One of my great-grandmothers was a penniless orphan, the kind found in storybooks: beautiful and, secretly, a dispossessed member of a once proud family. As often happens when a child’s parents die young, much of this background was lost: my grandmother’s mother, born Sara Theodora Ilsley in Newark, was the daughter of a composer (and member of a distinguished family of musicians), granddaughter of one of the men who owned the yacht America, and the descendant of a notable set of families along the Eastern Seaboard, including the first Congressman from New York City (and an aide-de-camp to General Washington) and the Attorney-General of the Colony of Pennsylvania.
Her descendants knew almost nothing of this when I was growing up, perhaps because of that break occasioned by Theodora’s father’s death in 1887 and her mother’s death in 1895, when she was fourteen. Continue reading Salient points
On 3 February 2020, the Committee on Heraldry at the New England Historic Genealogical Society will celebrate its 156th birthday. Known as the oldest non-governmental heraldic body in the Western world, the Committee on Heraldry task themselves with maintaining and adding to a unique collection of coats of arms associated with American families, as well as organizing educational programming to introduce more people to this artistic side of family history.
The Committee is chaired by Ryan Woods, Executive Vice President and COO at NEHGS. Woods follows in the footsteps of his kinsman, Henry Ernest Woods, who was chairman of the Committee on Heraldry from 1890 to 1911. Today, the committee of twelve meets three to four times yearly, and is charged with reviewing applications and registrations of coats of arms for Americans. These include both historical and modern coats of arms. Continue reading Heraldry in the news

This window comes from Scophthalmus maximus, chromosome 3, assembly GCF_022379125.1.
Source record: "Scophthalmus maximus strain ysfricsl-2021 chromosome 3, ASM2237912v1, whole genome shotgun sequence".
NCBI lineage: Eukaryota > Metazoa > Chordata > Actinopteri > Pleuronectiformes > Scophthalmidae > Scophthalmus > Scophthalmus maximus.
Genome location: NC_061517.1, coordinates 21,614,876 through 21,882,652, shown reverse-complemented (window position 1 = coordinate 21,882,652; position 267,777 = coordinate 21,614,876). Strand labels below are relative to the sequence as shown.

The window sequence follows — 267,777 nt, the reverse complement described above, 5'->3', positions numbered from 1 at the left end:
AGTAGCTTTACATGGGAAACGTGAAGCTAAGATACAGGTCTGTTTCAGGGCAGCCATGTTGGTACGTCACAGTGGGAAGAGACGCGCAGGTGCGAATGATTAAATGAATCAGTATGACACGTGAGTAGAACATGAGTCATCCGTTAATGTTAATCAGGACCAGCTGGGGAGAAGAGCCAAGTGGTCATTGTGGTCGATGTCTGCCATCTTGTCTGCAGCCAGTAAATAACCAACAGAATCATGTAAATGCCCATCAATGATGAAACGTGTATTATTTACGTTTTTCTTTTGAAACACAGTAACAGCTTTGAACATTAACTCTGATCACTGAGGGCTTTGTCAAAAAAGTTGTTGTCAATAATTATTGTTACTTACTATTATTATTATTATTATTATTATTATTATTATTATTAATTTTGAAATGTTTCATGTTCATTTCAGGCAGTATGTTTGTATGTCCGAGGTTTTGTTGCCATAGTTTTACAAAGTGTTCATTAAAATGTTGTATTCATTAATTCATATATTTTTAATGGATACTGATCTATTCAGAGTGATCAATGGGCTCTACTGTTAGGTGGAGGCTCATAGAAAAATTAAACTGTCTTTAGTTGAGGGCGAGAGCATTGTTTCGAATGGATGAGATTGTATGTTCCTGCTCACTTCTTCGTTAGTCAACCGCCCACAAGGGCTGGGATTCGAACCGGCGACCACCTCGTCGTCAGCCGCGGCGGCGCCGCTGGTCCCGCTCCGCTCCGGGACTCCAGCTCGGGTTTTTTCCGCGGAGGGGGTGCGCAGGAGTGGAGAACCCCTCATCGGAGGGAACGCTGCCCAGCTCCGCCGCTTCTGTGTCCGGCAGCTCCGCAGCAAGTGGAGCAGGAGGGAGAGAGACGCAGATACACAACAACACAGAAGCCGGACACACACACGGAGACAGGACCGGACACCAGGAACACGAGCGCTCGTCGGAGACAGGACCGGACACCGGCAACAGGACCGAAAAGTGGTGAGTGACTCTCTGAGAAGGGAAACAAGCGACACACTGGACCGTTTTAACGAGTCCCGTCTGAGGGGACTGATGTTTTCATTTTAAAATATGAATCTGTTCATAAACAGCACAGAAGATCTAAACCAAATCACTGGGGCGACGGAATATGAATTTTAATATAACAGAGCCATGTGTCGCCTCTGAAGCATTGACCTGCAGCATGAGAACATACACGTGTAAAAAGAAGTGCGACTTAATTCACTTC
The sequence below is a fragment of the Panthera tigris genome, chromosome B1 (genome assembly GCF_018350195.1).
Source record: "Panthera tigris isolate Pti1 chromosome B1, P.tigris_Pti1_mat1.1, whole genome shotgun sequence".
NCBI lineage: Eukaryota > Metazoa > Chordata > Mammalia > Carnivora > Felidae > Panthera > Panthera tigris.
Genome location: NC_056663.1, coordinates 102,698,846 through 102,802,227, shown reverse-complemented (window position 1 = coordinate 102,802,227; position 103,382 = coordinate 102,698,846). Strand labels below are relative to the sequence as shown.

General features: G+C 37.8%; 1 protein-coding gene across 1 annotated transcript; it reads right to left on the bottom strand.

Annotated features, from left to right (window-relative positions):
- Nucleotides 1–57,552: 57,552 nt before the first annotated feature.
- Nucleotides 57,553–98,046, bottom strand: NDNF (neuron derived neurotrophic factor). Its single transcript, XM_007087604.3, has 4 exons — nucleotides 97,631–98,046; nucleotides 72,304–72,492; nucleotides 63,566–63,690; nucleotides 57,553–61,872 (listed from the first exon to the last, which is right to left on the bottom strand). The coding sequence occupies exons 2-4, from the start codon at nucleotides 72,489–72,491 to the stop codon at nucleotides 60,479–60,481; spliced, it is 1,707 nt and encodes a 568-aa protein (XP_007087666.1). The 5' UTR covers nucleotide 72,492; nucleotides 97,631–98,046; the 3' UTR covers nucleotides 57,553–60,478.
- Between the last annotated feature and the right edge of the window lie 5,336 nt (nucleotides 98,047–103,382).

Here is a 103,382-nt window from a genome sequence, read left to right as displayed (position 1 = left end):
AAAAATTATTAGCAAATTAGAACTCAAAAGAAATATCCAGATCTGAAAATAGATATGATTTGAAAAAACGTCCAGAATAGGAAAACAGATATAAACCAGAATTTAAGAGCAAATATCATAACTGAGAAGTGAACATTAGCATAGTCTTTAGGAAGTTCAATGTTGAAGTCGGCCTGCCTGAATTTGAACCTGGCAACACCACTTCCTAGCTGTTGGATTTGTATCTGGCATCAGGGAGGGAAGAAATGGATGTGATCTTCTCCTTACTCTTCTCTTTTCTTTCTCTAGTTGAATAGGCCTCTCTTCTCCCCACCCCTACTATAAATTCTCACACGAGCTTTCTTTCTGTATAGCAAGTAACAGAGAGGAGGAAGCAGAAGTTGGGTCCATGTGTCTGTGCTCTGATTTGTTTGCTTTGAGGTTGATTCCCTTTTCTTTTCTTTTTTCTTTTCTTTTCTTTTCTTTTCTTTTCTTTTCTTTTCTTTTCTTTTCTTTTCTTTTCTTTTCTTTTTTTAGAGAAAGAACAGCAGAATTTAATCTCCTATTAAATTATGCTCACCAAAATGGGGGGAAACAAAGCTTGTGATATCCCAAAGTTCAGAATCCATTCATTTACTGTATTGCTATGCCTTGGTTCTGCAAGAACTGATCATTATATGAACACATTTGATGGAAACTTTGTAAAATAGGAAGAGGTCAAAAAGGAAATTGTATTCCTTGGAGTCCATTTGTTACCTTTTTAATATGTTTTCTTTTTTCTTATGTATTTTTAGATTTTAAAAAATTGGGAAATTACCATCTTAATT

[Editor’s note: This blog post first appeared in Vita Brevis on 20 March 2017.]
Following up on correcting the charts in my Seeing double blog post, the chart showing my ancestor Anna (Salisbury) Slade was a recent disappointment and involved removing some ancestors from my charts. The chart identified Anna’s parents as Daniel Salisbury and Anna Hale, and had Anna as the child of Rev. Moses Hale (Harvard 1699) and Mary Moody of Newbury, with several early Newbury ancestors including Henry and Jane (Dummer) Sewall, who were the parents of Judge Samuel Sewall (1652–1730), known for his involvement in the Salem witch trials. Continue reading ICYMI: Bye-bye-bye
Applicants to the Society of the Descendants of the Colonial Clergy (SDCC) must have “a proven lineal lawful descent from a clergyman who was regularly ordained, installed, or settled over a Christian church within the limits of the thirteen colonies prior to 4 July 1776.” Although not a descendant of a colonial clergy ancestor, I was invited to attend the SDCC business meeting on Saturday, 4 November 2017, because I was a speaker during their annual meeting luncheon. Continue reading Compiling knowledge
Back in April I attended the biennial conference of the New England Regional Genealogical Consortium (NERGC) in Springfield, Massachusetts. Knowing that I had ancestors who lived in Springfield, I was excited about what I might find at the local repositories. I was not disappointed.
My first order of business was to find the graves of my great-great-great-great-great-grandparents, Titus and Sabra (Gilbert) Amadon. Continue reading Finding the Amadons